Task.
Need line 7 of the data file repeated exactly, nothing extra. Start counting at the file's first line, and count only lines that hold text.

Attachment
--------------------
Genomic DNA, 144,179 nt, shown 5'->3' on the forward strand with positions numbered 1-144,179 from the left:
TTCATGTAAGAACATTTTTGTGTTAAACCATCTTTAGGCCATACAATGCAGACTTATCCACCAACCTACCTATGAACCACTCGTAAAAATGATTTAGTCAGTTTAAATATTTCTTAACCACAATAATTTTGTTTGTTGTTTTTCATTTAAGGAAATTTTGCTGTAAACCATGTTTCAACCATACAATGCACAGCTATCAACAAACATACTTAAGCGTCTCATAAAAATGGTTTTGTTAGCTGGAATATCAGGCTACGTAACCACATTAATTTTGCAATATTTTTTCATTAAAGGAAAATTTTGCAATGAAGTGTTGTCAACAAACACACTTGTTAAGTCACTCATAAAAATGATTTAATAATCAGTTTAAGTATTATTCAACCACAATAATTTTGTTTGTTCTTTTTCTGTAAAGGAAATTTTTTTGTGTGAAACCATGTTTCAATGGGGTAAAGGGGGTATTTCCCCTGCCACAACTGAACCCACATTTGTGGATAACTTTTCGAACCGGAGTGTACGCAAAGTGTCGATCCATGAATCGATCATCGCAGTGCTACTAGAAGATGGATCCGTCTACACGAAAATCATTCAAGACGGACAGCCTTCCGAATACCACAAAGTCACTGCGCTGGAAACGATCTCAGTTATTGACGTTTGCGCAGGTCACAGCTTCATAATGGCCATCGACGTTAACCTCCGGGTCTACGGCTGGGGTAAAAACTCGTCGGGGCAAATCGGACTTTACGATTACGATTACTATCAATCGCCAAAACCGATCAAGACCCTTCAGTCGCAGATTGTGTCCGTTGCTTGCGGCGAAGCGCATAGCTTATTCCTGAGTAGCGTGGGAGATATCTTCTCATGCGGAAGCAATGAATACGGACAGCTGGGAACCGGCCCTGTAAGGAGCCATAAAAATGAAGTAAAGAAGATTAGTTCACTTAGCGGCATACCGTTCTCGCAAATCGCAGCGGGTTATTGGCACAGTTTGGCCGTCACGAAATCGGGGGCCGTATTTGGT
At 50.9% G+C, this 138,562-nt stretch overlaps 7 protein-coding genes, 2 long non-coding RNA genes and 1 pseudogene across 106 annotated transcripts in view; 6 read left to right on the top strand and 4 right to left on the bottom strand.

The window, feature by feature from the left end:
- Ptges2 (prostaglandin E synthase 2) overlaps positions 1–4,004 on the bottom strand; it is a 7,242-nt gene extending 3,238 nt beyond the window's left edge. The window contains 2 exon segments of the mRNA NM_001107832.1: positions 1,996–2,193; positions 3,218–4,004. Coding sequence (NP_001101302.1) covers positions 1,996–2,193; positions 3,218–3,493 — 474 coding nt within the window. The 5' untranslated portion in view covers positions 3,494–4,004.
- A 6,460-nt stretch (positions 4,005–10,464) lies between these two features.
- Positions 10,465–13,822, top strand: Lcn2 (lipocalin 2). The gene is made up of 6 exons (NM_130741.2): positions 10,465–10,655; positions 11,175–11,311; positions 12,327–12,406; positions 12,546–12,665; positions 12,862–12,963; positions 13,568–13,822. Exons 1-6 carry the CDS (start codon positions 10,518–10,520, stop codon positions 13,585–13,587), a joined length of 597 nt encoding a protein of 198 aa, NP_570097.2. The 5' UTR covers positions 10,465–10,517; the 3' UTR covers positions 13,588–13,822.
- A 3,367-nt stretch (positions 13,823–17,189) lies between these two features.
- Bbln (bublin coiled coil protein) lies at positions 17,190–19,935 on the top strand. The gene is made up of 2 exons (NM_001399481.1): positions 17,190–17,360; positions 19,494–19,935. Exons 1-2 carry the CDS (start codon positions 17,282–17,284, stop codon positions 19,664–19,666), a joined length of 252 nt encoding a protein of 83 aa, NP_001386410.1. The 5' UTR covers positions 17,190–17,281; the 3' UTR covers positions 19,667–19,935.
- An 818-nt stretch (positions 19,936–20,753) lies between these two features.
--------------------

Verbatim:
- Positions 10,465–13,822, top strand: Lcn2 (lipocalin 2). The gene is made up of 6 exons (NM_130741.2): positions 10,465–10,655; positions 11,175–11,311; positions 12,327–12,406; positions 12,546–12,665; positions 12,862–12,963; positions 13,568–13,822. Exons 1-6 carry the CDS (start codon positions 10,518–10,520, stop codon positions 13,585–13,587), a joined length of 597 nt encoding a protein of 198 aa, NP_570097.2. The 5' UTR covers positions 10,465–10,517; the 3' UTR covers positions 13,588–13,822.